Did you realize that among the 20,000 young individuals transitioning out of foster care annually upon reaching the age of eighteen, a staggering 40% will grapple with homelessness within just three years? This stark reality casts a shadow over the lives of individuals like Elliott Glover, who narrowly escaped the same fate. However, homelessness is just one piece of a much larger puzzle. Tragically, this vulnerable group also faces disproportionately high rates of pregnancy, substance abuse, exploitation through sex trafficking, incarceration, and even premature death.
Elliott entered my life just five weeks ago. While on vacation in Florida, I got a message requesting me to read and review a new book. I almost begged off, but instead I invited the writer to resend his request upon my return from Sarasota. A few weeks later, he sent the .pdf version of his book along with a winsome cover note. When I read that his memoir describes three Black boys whose mother was unable to care for them, leaving them vulnerable to the vagaries of the child welfare system, I was intrigued. I wanted to know more. My heart was touched by the cover.
After I read the book, I wanted to know more about the author. I explored his website and the podcast that features him and his brother Iszel. I found myself pulled into more episodes of the podcast than I anticipated, marveling at the way the Glover boys attracted people of all races, social classes, and cultural backgrounds. There’s something about this story that makes you want to participate.
So I did. I invited Elliott to do a Zoom interview with me so that I can share his story with you. Meet him below in this chat:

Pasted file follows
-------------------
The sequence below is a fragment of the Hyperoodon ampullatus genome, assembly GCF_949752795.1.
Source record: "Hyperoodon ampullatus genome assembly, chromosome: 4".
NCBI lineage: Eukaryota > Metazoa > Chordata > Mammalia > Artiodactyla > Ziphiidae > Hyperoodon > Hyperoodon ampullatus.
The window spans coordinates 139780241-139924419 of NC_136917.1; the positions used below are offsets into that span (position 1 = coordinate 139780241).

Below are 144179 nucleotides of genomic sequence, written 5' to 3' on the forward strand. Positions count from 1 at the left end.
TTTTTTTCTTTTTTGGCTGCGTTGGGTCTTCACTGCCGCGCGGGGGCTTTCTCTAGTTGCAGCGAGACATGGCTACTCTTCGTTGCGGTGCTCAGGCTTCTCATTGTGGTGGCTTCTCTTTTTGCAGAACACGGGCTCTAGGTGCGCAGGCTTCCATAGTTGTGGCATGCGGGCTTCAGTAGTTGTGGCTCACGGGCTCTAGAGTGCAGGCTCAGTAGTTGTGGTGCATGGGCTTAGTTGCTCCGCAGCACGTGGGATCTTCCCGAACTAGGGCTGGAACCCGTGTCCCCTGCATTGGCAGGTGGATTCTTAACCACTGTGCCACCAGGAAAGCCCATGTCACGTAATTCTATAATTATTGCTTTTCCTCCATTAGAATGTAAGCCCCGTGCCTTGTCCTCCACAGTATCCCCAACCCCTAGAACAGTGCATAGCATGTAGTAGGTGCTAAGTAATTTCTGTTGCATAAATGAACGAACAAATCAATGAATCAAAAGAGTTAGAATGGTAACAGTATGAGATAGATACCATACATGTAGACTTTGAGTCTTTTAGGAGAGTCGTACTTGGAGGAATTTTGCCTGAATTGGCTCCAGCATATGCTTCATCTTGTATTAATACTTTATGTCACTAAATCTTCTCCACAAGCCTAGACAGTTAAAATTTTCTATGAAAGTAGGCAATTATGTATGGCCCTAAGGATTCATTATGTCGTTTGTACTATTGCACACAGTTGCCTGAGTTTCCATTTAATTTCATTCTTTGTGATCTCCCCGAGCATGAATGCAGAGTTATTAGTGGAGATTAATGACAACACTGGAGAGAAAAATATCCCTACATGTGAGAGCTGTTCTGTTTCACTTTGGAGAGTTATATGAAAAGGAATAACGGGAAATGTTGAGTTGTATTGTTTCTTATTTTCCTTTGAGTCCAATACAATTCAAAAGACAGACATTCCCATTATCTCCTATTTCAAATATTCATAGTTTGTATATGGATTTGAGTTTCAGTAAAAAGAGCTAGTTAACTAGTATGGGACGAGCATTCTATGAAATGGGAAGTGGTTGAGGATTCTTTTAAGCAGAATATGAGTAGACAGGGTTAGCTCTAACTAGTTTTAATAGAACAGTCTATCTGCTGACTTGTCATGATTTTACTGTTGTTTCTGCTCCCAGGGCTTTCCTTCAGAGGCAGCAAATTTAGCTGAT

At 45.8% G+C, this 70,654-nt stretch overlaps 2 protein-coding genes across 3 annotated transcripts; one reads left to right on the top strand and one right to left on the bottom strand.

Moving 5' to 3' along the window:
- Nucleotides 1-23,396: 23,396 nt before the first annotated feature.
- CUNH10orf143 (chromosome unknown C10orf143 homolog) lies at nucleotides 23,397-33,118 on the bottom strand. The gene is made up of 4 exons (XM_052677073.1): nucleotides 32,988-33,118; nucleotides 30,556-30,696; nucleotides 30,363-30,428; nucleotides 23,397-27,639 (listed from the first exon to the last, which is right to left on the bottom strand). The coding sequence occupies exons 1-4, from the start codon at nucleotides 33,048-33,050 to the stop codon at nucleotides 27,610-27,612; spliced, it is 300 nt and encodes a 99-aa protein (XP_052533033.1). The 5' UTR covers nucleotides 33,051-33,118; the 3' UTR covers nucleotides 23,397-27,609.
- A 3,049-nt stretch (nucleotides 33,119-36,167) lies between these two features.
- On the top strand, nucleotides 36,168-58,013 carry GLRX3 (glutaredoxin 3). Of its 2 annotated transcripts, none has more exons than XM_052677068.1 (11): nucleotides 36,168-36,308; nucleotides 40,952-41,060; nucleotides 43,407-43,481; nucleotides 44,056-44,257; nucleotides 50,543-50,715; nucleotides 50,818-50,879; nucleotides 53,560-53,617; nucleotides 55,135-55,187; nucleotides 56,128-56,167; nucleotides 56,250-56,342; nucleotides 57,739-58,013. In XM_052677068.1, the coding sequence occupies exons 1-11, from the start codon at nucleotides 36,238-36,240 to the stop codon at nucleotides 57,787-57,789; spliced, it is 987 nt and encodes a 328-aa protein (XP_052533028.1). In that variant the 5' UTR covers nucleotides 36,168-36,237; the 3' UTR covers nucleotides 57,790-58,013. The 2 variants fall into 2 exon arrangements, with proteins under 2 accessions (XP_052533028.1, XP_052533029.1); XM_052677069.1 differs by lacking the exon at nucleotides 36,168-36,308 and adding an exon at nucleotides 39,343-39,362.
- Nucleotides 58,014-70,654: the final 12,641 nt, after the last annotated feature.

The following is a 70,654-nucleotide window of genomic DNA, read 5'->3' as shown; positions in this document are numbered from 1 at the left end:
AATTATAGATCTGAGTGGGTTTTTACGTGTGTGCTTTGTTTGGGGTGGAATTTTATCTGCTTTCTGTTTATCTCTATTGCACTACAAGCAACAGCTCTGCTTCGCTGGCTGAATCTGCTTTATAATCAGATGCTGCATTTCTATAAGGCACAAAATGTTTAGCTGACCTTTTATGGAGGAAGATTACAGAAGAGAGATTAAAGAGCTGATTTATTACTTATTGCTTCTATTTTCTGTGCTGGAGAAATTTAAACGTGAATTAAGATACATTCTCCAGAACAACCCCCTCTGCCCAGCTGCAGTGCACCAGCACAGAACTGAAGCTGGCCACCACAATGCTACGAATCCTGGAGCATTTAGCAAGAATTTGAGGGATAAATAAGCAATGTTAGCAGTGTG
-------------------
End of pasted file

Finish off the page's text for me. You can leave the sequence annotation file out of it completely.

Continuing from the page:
Elliott exudes a comfort in his own skin that comes from processing his past with the eyes and ears of an artist. He has done the work of the memoirist — sorting, sifting, probing, questioning his own life. He has studied the system that shaped him, and he wants to use his talents to help others who are growing up in similar circumstances. You won’t be surprised to learn that he is in the process of setting up a foundation to help young people as they age out of the system, and that profits from the sale of his book will go to the foundation.
Elliott’s skills as a story teller reminded me of two other works of art that have enriched my thinking and understanding during Black History Month. The first was the new biography of Martin Luther King, Jr. by Jonathan Eig.
I also watched the movie Origin, written and directed by Ava DuVernay. I highly recommend this viewing experience.
All of these experiences of reading and watching have made me aware of the distance we have come as a nation regarding race and caste — and even more of the great challenges we still have not overcome.
But I do know this. Making a new friend across the color line is perhaps the best way to celebrate Black History month. I hope you have the opportunity to do the same. One way to do so is to buy this book!
Do you have any experience with the child welfare system? I’d love to hear your story. Elliott will be happy to respond to any of your questions about the system, his book, and his podcast, in the comment section if you care to share.*
Also, do you have any recommendations for other books, museums, experiences for Black History Month?